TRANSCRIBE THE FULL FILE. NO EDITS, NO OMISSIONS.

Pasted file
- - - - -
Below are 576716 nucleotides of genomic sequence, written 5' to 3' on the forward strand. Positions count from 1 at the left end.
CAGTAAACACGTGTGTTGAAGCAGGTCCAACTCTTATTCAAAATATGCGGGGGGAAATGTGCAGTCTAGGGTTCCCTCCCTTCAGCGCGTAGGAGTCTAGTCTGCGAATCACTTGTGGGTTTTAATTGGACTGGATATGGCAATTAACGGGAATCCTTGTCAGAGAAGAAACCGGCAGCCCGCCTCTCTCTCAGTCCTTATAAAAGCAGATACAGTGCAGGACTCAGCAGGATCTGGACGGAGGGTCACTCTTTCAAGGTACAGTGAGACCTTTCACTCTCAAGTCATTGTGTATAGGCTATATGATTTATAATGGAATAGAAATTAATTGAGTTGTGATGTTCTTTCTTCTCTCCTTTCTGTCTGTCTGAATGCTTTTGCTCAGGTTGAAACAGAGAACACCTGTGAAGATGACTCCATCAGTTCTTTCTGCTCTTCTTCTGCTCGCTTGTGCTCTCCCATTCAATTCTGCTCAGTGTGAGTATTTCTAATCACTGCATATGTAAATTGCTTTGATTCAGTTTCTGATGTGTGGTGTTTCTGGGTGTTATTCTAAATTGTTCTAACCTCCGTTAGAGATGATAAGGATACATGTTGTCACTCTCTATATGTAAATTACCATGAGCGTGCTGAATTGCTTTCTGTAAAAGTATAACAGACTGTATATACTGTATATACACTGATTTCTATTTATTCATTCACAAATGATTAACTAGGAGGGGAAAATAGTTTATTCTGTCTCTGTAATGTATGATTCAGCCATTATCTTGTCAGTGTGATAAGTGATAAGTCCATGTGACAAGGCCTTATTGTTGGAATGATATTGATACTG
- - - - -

Below are 576716 nucleotides of genomic sequence, written 5' to 3' on the forward strand. Positions count from 1 at the left end.
CAGTAAACACGTGTGTTGAAGCAGGTCCAACTCTTATTCAAAATATGCGGGGGGAAATGTGCAGTCTAGGGTTCCCTCCCTTCAGCGCGTAGGAGTCTAGTCTGCGAATCACTTGTGGGTTTTAATTGGACTGGATATGGCAATTAACGGGAATCCTTGTCAGAGAAGAAACCGGCAGCCCGCCTCTCTCTCAGTCCTTATAAAAGCAGATACAGTGCAGGACTCAGCAGGATCTGGACGGAGGGTCACTCTTTCAAGGTACAGTGAGACCTTTCACTCTCAAGTCATTGTGTATAGGCTATATGATTTATAATGGAATAGAAATTAATTGAGTTGTGATGTTCTTTCTTCTCTCCTTTCTGTCTGTCTGAATGCTTTTGCTCAGGTTGAAACAGAGAACACCTGTGAAGATGACTCCATCAGTTCTTTCTGCTCTTCTTCTGCTCGCTTGTGCTCTCCCATTCAATTCTGCTCAGTGTGAGTATTTCTAATCACTGCATATGTAAATTGCTTTGATTCAGTTTCTGATGTGTGGTGTTTCTGGGTGTTATTCTAAATTGTTCTAACCTCCGTTAGAGATGATAAGGATACATGTTGTCACTCTCTATATGTAAATTACCATGAGCGTGCTGAATTGCTTTCTGTAAAAGTATAACAGACTGTATATACTGTATATACACTGATTTCTATTTATTCATTCACAAATGATTAACTAGGAGGGGAAAATAGTTTATTCTGTCTCTGTAATGTATGATTCAGCCATTATCTTGTCAGTGTGATAAGTGATAAGTCCATGTGACAAGGCCTTATTGTTGGAATGATATTGATACTG